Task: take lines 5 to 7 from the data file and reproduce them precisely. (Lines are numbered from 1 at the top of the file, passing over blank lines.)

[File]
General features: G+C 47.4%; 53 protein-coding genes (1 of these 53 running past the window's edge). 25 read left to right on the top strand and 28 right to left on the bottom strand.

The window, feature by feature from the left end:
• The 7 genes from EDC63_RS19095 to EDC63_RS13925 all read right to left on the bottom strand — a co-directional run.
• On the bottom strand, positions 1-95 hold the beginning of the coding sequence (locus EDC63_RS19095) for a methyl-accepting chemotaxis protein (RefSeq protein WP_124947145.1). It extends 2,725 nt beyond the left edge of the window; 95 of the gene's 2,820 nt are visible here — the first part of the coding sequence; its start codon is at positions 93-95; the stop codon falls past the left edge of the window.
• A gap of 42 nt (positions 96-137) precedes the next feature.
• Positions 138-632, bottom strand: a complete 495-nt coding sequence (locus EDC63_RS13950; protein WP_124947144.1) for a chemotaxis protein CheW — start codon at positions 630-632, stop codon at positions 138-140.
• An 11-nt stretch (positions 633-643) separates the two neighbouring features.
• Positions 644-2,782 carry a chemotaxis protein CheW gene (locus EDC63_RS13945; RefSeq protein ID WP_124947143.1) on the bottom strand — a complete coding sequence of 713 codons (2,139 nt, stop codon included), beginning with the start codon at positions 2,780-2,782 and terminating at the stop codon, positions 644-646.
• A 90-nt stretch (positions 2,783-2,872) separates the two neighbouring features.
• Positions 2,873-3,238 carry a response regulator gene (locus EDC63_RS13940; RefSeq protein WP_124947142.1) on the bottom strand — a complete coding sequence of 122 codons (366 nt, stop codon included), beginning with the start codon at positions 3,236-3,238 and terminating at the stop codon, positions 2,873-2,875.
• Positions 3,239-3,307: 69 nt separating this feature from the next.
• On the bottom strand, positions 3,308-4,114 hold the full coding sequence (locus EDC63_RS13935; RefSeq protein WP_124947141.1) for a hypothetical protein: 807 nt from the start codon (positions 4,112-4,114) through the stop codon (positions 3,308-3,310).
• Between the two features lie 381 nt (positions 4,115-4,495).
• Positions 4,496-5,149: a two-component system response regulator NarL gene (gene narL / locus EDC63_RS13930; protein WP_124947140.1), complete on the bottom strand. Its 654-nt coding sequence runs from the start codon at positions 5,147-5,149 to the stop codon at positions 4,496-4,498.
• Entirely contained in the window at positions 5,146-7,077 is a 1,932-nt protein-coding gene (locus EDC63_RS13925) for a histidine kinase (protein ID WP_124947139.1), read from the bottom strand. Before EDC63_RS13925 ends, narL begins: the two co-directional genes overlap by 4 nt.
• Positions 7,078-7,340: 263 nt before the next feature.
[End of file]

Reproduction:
• A gap of 42 nt (positions 96-137) precedes the next feature.
• Positions 138-632, bottom strand: a complete 495-nt coding sequence (locus EDC63_RS13950; protein WP_124947144.1) for a chemotaxis protein CheW — start codon at positions 630-632, stop codon at positions 138-140.
• An 11-nt stretch (positions 633-643) separates the two neighbouring features.